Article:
SINGAPORE – Australia needs to hold its own and defend its interests in the face of mounting pressure from China, former Prime Minister Malcolm Turnbull said on Friday.

The relationship between the two major trading partners has been strained in recent years, but has deteriorated over the past year when Australia backed a call for China to conduct an international investigation into early treatment of Covid-19.

“From our point of view, we have to recognize that there is a pressure game going on at the moment to force Australia to be more compliant,” Turnbull told CNBC’s “Squawk Box Asia” as part of the network coverage of the Davos agenda.

“It’s totally instrumental – the outrage, anger, and anger you see in places like the Global Times are all completely calculated and instrumental,” he said, adding that Australia is just asserting itself and “defending our values, must defend “our interests and show that bullying and coercion will not work. “

“Once this is demonstrated, it will fall off,” said Turnbull.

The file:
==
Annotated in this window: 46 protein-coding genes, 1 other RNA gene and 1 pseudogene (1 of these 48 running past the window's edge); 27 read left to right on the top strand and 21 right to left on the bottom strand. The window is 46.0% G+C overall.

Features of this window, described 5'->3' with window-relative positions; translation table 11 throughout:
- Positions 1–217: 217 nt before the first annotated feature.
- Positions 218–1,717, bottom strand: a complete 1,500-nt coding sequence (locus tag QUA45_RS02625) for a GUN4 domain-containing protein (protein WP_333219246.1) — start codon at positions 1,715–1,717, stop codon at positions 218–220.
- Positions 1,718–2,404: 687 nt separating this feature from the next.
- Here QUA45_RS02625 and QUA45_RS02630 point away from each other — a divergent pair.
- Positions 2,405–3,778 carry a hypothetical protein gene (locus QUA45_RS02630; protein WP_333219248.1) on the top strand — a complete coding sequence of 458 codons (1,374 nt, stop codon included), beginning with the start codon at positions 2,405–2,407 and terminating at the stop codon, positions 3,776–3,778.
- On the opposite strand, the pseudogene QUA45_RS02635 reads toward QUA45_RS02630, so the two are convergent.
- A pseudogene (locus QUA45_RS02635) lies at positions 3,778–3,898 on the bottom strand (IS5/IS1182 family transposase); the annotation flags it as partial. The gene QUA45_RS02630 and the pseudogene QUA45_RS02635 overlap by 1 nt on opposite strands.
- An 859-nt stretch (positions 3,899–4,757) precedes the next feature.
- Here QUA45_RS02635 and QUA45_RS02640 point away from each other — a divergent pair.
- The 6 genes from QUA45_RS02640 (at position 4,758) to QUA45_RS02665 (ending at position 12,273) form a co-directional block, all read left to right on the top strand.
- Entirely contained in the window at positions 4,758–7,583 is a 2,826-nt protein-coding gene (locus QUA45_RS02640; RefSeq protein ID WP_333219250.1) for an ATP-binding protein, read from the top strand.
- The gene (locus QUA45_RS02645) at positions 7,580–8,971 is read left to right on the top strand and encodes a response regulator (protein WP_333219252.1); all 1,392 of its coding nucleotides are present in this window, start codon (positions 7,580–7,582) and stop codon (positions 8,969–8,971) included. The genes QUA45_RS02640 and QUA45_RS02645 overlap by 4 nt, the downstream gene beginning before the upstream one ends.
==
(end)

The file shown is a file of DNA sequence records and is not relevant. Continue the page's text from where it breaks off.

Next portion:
The Chinese state-owned Global Times published an opinion article this week describing Australia as “the culprit for broken bilateral relations”. The article listed several issues that were claimed to have exacerbated it, including the decision to exclude Huawei from the Australian 5G rollout that took place during Turnbull’s tenure, as well as Australia’s remarks on China’s presence in the South China Sea.

China took several measures in the past year to restrict Australian imports, from imposing new tariffs to imposing bans. Canberra called on the World Trade Organization to mediate in a dispute over strict tariffs on Australian barley in the Chinese market.

Australia is one of the few industrial nations in the world that exports more than it imports to China.

Canberra leaders have said Australia will continue to stand up for its national interests, despite hoping that tense relations with Beijing will improve. Current Prime Minister Scott Morrison reportedly said he was open to meeting Chinese President Xi Jinping if no conditions were placed.

Turnbull stated that in dealing with China, Australia “needs to recognize that there are limits to trust, there are some areas where collaboration and cooperation will flow very, very freely”.

“There are other areas like telecommunications where there are major national security problems and vulnerabilities where we are taking a different approach. China is taking exactly the same approach,” he said, adding that each country assesses its own priorities and its own sets limits of trust. “You just have to respect them and work with them.”

Speaking to the World Economic Forum on Monday, Xi urged the international community to put their differences aside and allow multilateralism as the way forward.